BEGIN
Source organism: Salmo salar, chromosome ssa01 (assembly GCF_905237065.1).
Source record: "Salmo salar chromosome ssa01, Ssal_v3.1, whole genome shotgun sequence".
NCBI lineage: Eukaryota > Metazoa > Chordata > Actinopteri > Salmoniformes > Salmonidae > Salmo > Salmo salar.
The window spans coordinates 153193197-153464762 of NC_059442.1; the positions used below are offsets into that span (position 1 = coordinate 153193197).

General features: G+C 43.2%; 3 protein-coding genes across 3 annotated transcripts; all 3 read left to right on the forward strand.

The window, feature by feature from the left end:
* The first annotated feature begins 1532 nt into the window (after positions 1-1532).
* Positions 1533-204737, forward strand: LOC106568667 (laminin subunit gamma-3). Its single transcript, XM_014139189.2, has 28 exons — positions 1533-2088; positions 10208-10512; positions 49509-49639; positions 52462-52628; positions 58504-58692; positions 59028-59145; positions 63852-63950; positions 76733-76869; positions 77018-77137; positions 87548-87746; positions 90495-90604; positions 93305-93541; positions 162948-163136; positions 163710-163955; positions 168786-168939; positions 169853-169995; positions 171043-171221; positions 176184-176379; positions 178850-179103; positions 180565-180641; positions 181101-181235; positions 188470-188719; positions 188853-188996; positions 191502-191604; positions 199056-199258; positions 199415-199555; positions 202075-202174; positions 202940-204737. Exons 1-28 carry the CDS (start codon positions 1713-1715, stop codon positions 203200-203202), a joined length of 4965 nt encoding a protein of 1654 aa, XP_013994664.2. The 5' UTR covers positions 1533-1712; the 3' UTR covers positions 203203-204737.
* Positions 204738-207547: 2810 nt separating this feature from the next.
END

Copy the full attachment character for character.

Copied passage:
Source organism: Salmo salar, chromosome ssa01 (assembly GCF_905237065.1).
Source record: "Salmo salar chromosome ssa01, Ssal_v3.1, whole genome shotgun sequence".
NCBI lineage: Eukaryota > Metazoa > Chordata > Actinopteri > Salmoniformes > Salmonidae > Salmo > Salmo salar.
The window spans coordinates 153193197-153464762 of NC_059442.1; the positions used below are offsets into that span (position 1 = coordinate 153193197).

General features: G+C 43.2%; 3 protein-coding genes across 3 annotated transcripts; all 3 read left to right on the forward strand.

The window, feature by feature from the left end:
* The first annotated feature begins 1532 nt into the window (after positions 1-1532).
* Positions 1533-204737, forward strand: LOC106568667 (laminin subunit gamma-3). Its single transcript, XM_014139189.2, has 28 exons — positions 1533-2088; positions 10208-10512; positions 49509-49639; positions 52462-52628; positions 58504-58692; positions 59028-59145; positions 63852-63950; positions 76733-76869; positions 77018-77137; positions 87548-87746; positions 90495-90604; positions 93305-93541; positions 162948-163136; positions 163710-163955; positions 168786-168939; positions 169853-169995; positions 171043-171221; positions 176184-176379; positions 178850-179103; positions 180565-180641; positions 181101-181235; positions 188470-188719; positions 188853-188996; positions 191502-191604; positions 199056-199258; positions 199415-199555; positions 202075-202174; positions 202940-204737. Exons 1-28 carry the CDS (start codon positions 1713-1715, stop codon positions 203200-203202), a joined length of 4965 nt encoding a protein of 1654 aa, XP_013994664.2. The 5' UTR covers positions 1533-1712; the 3' UTR covers positions 203203-204737.
* Positions 204738-207547: 2810 nt separating this feature from the next.